It’s dark still. Sasha comes to a stop at the trailhead.  Jeff puts her in park, the first limb of her many leg day complete.  It is a brisk morning, stars hidden beneath the dark shade of a pre-dawn hour, the moon a fading glow to the west.  We put on our headlamps for a moment, but the pure white of the snow provides light enough by which to travel.  We move quietly, getting our legs under us.  But as we warm, and realize how much this woods looks like a Game of Thrones set, and the chats of the day begin.  The white walkers, we all agree, would come out to get us now if they are to get us at all.

Thwack, vwoom. Thwack, vwoom.

If you’ve never heard the sound of skins gliding across snow, imagine the sound of the storm trooper’s blasters in the Empire Strikes Back, interspersed with the sound of a filmmaker’s clapperboard as the bindings smack back to the body of the ski.  And if you haven’t seen the Empire Strikes Back, I’ve really got nothing more to say to you.  We reach a fork in the road, take the left path.  Unsure of our final destination we continue along the open trail, that is wide enough for several cars to drive abreast and reach a gate and cluster of cabins.  We’ve gone the wrong way.  As it turns out the trail split into the Sunset Ridge Trail that leads a nine-mile excursion in the wrong direction. Not quite what we were hoping for the first leg.  But no harm no foul, we turn tail about twenty minutes and retrace our steps.

We reach the correct trail and take it, climbing through the new growth forest.  that at one time, was clear cut due to the massive Vermont logging trade left these lands 80% bare.  As the light begins to climb in the sky, our way is lit and we admire the land around us.

The way begins to steepen, the trees open, and we are in a wonderland that far exceeds our expectations for a day this late in March.  An open glade, with snow deep and deepening as we continue our ascent.  The skinning grows more challenging, forcing us to put more weight on our poles.  Jeff in the lead, I am struck by the idea that he looks like a giraffe, with his poles being his front two legs.  I immediately try to translate this into my skinning, and begin to walk with more purpose on my front two hooves…oddly enough it works.  We look back through a break in the trees. And there they are, the hills of Vermont, rolling gracefully beneath us in the pale glow of sunrise.  We are struck, not for the last time of the day, by the beauty of the land that we can so fortunately call home.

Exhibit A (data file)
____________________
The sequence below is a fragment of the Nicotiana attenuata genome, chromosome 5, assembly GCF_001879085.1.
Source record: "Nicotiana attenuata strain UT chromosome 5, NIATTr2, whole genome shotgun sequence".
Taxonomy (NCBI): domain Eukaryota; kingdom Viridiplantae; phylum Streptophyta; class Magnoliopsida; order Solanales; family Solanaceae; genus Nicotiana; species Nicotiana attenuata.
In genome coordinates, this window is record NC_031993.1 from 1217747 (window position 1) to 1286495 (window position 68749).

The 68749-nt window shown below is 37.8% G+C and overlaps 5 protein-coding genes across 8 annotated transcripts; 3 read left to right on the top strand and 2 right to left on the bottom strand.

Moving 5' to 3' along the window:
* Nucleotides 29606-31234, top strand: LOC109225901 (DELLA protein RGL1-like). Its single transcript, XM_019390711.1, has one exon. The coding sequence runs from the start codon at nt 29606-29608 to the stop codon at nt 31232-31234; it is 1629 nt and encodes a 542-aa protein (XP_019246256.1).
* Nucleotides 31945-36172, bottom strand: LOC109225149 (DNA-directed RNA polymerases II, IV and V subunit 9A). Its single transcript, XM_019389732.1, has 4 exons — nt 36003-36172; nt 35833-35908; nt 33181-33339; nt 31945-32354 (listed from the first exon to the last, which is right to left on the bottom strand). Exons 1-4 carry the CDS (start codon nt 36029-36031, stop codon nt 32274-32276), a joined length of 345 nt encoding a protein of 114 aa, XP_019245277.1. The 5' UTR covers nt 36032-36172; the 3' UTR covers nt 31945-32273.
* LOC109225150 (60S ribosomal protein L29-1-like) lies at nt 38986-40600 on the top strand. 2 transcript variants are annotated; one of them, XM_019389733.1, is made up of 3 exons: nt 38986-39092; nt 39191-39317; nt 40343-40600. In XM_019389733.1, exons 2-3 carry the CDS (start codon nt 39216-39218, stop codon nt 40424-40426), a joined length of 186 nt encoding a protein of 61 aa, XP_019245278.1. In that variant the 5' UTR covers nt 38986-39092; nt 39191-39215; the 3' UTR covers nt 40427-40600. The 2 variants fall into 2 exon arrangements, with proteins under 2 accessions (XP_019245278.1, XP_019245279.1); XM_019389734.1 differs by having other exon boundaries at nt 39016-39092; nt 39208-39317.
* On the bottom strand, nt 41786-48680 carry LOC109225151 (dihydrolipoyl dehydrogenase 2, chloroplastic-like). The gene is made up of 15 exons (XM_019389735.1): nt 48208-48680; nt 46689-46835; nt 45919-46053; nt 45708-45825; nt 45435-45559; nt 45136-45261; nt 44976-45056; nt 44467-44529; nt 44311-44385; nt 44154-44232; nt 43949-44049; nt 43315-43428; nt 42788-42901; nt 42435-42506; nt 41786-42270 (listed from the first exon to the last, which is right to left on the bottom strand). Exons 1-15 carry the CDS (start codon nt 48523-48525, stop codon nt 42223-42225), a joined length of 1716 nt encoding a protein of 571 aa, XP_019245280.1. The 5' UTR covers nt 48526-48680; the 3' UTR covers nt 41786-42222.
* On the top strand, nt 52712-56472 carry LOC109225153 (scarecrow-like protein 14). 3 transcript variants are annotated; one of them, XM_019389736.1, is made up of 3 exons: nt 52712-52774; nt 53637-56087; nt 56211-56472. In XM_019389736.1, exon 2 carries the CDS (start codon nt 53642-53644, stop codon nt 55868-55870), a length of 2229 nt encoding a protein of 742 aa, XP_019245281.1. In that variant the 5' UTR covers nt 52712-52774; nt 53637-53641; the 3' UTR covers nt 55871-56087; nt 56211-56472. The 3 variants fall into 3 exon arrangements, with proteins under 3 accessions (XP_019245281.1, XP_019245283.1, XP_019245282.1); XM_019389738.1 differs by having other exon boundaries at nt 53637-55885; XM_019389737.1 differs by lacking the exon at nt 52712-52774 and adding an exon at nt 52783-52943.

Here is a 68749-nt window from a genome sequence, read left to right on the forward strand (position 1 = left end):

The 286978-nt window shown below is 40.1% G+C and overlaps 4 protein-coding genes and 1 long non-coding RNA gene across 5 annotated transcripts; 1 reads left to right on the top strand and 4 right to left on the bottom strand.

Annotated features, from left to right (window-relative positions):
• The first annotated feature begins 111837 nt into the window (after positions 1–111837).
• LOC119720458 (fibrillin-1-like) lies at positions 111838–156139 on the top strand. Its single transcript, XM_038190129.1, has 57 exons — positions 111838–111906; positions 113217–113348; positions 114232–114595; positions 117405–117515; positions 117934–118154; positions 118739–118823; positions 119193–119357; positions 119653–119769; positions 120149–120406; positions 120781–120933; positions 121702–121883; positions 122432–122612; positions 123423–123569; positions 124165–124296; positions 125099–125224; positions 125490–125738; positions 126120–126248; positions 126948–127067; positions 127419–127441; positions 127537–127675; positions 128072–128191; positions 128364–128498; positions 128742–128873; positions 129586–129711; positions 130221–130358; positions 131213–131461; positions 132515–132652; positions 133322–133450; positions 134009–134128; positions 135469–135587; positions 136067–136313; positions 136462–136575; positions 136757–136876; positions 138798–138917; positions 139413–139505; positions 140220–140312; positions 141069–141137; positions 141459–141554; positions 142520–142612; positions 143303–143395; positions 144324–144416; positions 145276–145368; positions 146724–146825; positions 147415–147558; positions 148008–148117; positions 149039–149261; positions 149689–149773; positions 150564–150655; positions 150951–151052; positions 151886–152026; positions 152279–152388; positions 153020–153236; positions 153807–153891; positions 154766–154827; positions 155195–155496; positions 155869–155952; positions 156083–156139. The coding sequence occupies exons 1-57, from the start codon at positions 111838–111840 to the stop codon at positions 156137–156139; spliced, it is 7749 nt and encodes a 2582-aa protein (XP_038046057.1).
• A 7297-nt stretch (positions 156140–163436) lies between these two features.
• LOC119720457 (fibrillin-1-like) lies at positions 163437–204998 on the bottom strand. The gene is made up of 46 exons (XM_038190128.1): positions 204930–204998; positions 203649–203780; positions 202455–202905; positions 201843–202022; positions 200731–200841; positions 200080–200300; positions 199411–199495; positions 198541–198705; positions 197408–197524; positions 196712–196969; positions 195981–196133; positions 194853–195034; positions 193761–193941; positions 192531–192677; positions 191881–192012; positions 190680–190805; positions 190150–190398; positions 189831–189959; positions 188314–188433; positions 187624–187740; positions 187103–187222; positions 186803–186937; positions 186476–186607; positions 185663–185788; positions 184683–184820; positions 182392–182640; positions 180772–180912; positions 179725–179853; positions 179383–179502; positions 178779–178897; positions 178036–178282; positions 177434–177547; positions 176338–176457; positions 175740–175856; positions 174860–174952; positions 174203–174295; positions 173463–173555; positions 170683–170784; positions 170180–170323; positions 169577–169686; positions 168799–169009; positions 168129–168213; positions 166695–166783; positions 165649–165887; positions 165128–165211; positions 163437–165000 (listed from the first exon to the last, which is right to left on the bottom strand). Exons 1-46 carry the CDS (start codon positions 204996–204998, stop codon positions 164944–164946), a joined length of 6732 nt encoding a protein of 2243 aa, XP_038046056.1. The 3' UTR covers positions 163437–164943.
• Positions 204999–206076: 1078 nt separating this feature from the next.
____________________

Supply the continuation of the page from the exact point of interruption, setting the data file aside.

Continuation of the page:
Thwack, vwoom.  Thwack, vwoom.

I turn to take a look at Forrest to ask him to take some shots with the GoPro mounted on his helmet…the trouble is it is no longer there.  The adhesive, that so infamously fails on these highly handy little cameras lived up to its reputation.  No adhesive, no mount…no GoPro.  We mark the area to remember where we were when we noticed it, and discussed the last place we remember him having it.  About a quarter mile back where we’d all had a bit of trouble with a particularly steep skin trail turn, we all agreed, and decided to look for it on the way down.  To add insult to injury the second GoPro had decided to remain in the car.  Filming seriously inhibited.  But like every good back up plan, it has a back up plan, and the iPhones came out to play.

With each step the snow grows taller, reaching towards the low hanging branches of evergreen.  We must crouch to make it through the narrow opening between snow and tree.  If Ullr, Norse God of snow, were to have a country home in Vermont, to get away from the hustle and bustle of Yggdrasil, it might very well be here.  This is his paradise, his chilly kingdom, where the snow-laden white pines to our left and right, tall enough to have once been used for the masts of ships, stand sentinel along the winding path to the summit.

We continue a push through small gaps in trees, the snow falling from the branches in heaps despite Jeff clearing them first with his pole.  Our hair is frozen and our shirts are damp.  The snow that falls down our backs quickly melts when it meets the heat of our skin.  We emerge from the trees and we are there.  The radio tower atop this mound of granite greets us, it’s towers lost in the fog, as a cold wind that would crack even the lens of Snowflake Bentley, rips at our faces. It would have surprised none of us to see that God of snow spring forth then, skis strapped to his feet, bow bent ready to loose an arrow at a bounding elk.  But for now it is silent. In the distance Lake Champlain, carved centuries ago by glacial retreat, stretches it’s long fingers north into Canada. We take a moment, share a joke, and dawn a jacket, before preparing for our descent.

Skins peel from the base of three pairs of skis.  Helmets on, pole straps around wrists, and we’re off the way we came.  The top most trees prove a challenge to get through as the way is narrow, but it begins to open.  And what an opening.  The snow is fresh, and the inches numerous.  It’s real skiing, real snow, real winter.

When we reach the point where we realized the camera was missing, we slow down, and spend the next several hundred yards scouring the snow for a glimpse of silver.  No dice.  Once we get to the point we remember seeing the camera on Forrest’s helmet, we regretfully accept defeat.